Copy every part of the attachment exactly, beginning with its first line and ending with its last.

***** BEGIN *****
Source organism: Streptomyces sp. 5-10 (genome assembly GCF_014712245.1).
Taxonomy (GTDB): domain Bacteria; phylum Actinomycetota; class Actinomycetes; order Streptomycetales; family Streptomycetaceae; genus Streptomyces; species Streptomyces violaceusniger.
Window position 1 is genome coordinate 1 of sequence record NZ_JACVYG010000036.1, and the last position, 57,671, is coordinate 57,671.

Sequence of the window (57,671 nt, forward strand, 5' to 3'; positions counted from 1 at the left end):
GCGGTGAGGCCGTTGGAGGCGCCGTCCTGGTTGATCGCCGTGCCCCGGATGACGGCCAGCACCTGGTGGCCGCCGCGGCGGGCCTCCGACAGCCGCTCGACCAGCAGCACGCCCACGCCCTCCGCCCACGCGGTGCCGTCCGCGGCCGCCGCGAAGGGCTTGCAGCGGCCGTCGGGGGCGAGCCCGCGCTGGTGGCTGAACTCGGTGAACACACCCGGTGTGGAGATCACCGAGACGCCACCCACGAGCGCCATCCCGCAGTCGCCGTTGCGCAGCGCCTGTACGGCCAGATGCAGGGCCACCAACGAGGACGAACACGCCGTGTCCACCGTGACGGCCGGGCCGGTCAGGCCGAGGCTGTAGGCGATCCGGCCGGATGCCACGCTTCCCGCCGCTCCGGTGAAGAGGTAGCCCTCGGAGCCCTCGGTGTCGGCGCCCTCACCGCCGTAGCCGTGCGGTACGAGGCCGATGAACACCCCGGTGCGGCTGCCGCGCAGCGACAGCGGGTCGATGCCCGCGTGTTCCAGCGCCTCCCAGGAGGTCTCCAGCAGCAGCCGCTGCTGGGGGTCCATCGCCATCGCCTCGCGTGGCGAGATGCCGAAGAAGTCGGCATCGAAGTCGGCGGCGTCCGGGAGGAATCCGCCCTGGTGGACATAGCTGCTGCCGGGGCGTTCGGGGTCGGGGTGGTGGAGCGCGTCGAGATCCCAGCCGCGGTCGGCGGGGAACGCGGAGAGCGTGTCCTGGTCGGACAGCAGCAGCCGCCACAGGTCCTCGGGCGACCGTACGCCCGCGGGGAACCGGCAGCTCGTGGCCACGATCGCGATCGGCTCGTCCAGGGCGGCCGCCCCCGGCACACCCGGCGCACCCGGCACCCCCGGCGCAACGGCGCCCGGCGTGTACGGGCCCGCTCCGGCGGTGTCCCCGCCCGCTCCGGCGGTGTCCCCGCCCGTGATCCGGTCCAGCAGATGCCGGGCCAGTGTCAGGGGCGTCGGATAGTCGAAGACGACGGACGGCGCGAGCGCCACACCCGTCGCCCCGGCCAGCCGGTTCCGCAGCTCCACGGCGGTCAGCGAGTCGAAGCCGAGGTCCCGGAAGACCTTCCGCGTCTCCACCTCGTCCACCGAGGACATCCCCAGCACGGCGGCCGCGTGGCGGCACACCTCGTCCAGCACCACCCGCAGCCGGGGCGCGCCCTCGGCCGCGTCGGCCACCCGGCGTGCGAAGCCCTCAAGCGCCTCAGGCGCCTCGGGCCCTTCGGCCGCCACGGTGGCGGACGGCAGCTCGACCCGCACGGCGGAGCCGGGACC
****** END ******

Source organism: Streptomyces sp. 5-10 (genome assembly GCF_014712245.1).
Taxonomy (GTDB): domain Bacteria; phylum Actinomycetota; class Actinomycetes; order Streptomycetales; family Streptomycetaceae; genus Streptomyces; species Streptomyces violaceusniger.
Window position 1 is genome coordinate 1 of sequence record NZ_JACVYG010000036.1, and the last position, 57,671, is coordinate 57,671.

Sequence of the window (57,671 nt, forward strand, 5' to 3'; positions counted from 1 at the left end):
GCGGTGAGGCCGTTGGAGGCGCCGTCCTGGTTGATCGCCGTGCCCCGGATGACGGCCAGCACCTGGTGGCCGCCGCGGCGGGCCTCCGACAGCCGCTCGACCAGCAGCACGCCCACGCCCTCCGCCCACGCGGTGCCGTCCGCGGCCGCCGCGAAGGGCTTGCAGCGGCCGTCGGGGGCGAGCCCGCGCTGGTGGCTGAACTCGGTGAACACACCCGGTGTGGAGATCACCGAGACGCCACCCACGAGCGCCATCCCGCAGTCGCCGTTGCGCAGCGCCTGTACGGCCAGATGCAGGGCCACCAACGAGGACGAACACGCCGTGTCCACCGTGACGGCCGGGCCGGTCAGGCCGAGGCTGTAGGCGATCCGGCCGGATGCCACGCTTCCCGCCGCTCCGGTGAAGAGGTAGCCCTCGGAGCCCTCGGTGTCGGCGCCCTCACCGCCGTAGCCGTGCGGTACGAGGCCGATGAACACCCCGGTGCGGCTGCCGCGCAGCGACAGCGGGTCGATGCCCGCGTGTTCCAGCGCCTCCCAGGAGGTCTCCAGCAGCAGCCGCTGCTGGGGGTCCATCGCCATCGCCTCGCGTGGCGAGATGCCGAAGAAGTCGGCATCGAAGTCGGCGGCGTCCGGGAGGAATCCGCCCTGGTGGACATAGCTGCTGCCGGGGCGTTCGGGGTCGGGGTGGTGGAGCGCGTCGAGATCCCAGCCGCGGTCGGCGGGGAACGCGGAGAGCGTGTCCTGGTCGGACAGCAGCAGCCGCCACAGGTCCTCGGGCGACCGTACGCCCGCGGGGAACCGGCAGCTCGTGGCCACGATCGCGATCGGCTCGTCCAGGGCGGCCGCCCCCGGCACACCCGGCGCACCCGGCACCCCCGGCGCAACGGCGCCCGGCGTGTACGGGCCCGCTCCGGCGGTGTCCCCGCCCGCTCCGGCGGTGTCCCCGCCCGTGATCCGGTCCAGCAGATGCCGGGCCAGTGTCAGGGGCGTCGGATAGTCGAAGACGACGGACGGCGCGAGCGCCACACCCGTCGCCCCGGCCAGCCGGTTCCGCAGCTCCACGGCGGTCAGCGAGTCGAAGCCGAGGTCCCGGAAGACCTTCCGCGTCTCCACCTCGTCCACCGAGGACATCCCCAGCACGGCGGCCGCGTGGCGGCACACCTCGTCCAGCACCACCCGCAGCCGGGGCGCGCCCTCGGCCGCGTCGGCCACCCGGCGTGCGAAGCCCTCAAGCGCCTCAGGCGCCTCGGGCCCTTCGGCCGCCACGGTGGCGGACGGCAGCTCGACCCGCACGGCGGAGCCGGGACC